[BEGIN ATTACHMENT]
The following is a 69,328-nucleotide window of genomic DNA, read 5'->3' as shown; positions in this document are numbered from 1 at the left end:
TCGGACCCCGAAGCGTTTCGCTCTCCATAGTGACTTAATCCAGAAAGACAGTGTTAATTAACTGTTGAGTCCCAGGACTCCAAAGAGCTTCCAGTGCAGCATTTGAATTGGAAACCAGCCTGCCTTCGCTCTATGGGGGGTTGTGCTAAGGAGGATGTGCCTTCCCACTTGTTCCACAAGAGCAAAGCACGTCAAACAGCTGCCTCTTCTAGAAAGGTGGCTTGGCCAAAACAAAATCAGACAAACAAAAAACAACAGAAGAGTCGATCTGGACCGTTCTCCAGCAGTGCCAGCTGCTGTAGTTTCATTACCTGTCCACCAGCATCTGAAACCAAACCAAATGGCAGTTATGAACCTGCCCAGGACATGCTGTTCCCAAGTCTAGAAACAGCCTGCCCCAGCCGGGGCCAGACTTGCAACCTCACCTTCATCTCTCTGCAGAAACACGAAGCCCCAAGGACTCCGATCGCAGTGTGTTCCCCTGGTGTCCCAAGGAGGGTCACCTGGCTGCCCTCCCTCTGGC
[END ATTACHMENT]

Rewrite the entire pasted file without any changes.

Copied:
The following is a 69,328-nucleotide window of genomic DNA, read 5'->3' as shown; positions in this document are numbered from 1 at the left end:
TCGGACCCCGAAGCGTTTCGCTCTCCATAGTGACTTAATCCAGAAAGACAGTGTTAATTAACTGTTGAGTCCCAGGACTCCAAAGAGCTTCCAGTGCAGCATTTGAATTGGAAACCAGCCTGCCTTCGCTCTATGGGGGGTTGTGCTAAGGAGGATGTGCCTTCCCACTTGTTCCACAAGAGCAAAGCACGTCAAACAGCTGCCTCTTCTAGAAAGGTGGCTTGGCCAAAACAAAATCAGACAAACAAAAAACAACAGAAGAGTCGATCTGGACCGTTCTCCAGCAGTGCCAGCTGCTGTAGTTTCATTACCTGTCCACCAGCATCTGAAACCAAACCAAATGGCAGTTATGAACCTGCCCAGGACATGCTGTTCCCAAGTCTAGAAACAGCCTGCCCCAGCCGGGGCCAGACTTGCAACCTCACCTTCATCTCTCTGCAGAAACACGAAGCCCCAAGGACTCCGATCGCAGTGTGTTCCCCTGGTGTCCCAAGGAGGGTCACCTGGCTGCCCTCCCTCTGGC